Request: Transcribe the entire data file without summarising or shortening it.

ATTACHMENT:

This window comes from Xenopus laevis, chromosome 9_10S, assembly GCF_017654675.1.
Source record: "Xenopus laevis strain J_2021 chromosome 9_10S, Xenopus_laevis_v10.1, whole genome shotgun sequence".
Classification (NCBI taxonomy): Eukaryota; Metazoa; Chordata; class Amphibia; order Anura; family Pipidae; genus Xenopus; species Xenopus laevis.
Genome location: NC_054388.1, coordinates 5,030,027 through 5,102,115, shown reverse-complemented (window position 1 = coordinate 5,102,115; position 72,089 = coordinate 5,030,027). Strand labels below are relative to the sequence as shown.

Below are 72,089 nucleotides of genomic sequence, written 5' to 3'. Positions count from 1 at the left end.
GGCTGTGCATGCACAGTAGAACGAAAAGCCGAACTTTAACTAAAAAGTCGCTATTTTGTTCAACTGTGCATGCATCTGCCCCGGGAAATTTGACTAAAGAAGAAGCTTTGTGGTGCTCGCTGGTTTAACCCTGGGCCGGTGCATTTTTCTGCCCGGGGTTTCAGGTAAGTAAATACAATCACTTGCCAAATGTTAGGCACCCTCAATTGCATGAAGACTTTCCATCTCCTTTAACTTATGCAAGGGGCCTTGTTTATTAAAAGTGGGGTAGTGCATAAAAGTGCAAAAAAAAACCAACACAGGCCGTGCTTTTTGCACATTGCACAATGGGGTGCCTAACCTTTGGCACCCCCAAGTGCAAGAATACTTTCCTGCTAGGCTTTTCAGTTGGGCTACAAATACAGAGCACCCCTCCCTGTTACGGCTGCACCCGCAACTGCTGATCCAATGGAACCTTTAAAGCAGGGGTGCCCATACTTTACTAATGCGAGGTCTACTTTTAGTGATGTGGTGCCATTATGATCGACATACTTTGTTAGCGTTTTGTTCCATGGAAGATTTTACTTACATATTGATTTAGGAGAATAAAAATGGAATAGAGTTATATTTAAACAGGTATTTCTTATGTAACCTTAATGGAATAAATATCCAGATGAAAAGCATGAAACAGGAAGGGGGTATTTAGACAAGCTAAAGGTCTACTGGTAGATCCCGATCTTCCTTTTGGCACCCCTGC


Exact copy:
This window comes from Xenopus laevis, chromosome 9_10S, assembly GCF_017654675.1.
Source record: "Xenopus laevis strain J_2021 chromosome 9_10S, Xenopus_laevis_v10.1, whole genome shotgun sequence".
Classification (NCBI taxonomy): Eukaryota; Metazoa; Chordata; class Amphibia; order Anura; family Pipidae; genus Xenopus; species Xenopus laevis.
Genome location: NC_054388.1, coordinates 5,030,027 through 5,102,115, shown reverse-complemented (window position 1 = coordinate 5,102,115; position 72,089 = coordinate 5,030,027). Strand labels below are relative to the sequence as shown.

Below are 72,089 nucleotides of genomic sequence, written 5' to 3'. Positions count from 1 at the left end.
GGCTGTGCATGCACAGTAGAACGAAAAGCCGAACTTTAACTAAAAAGTCGCTATTTTGTTCAACTGTGCATGCATCTGCCCCGGGAAATTTGACTAAAGAAGAAGCTTTGTGGTGCTCGCTGGTTTAACCCTGGGCCGGTGCATTTTTCTGCCCGGGGTTTCAGGTAAGTAAATACAATCACTTGCCAAATGTTAGGCACCCTCAATTGCATGAAGACTTTCCATCTCCTTTAACTTATGCAAGGGGCCTTGTTTATTAAAAGTGGGGTAGTGCATAAAAGTGCAAAAAAAAACCAACACAGGCCGTGCTTTTTGCACATTGCACAATGGGGTGCCTAACCTTTGGCACCCCCAAGTGCAAGAATACTTTCCTGCTAGGCTTTTCAGTTGGGCTACAAATACAGAGCACCCCTCCCTGTTACGGCTGCACCCGCAACTGCTGATCCAATGGAACCTTTAAAGCAGGGGTGCCCATACTTTACTAATGCGAGGTCTACTTTTAGTGATGTGGTGCCATTATGATCGACATACTTTGTTAGCGTTTTGTTCCATGGAAGATTTTACTTACATATTGATTTAGGAGAATAAAAATGGAATAGAGTTATATTTAAACAGGTATTTCTTATGTAACCTTAATGGAATAAATATCCAGATGAAAAGCATGAAACAGGAAGGGGGTATTTAGACAAGCTAAAGGTCTACTGGTAGATCCCGATCTTCCTTTTGGCACCCCTGC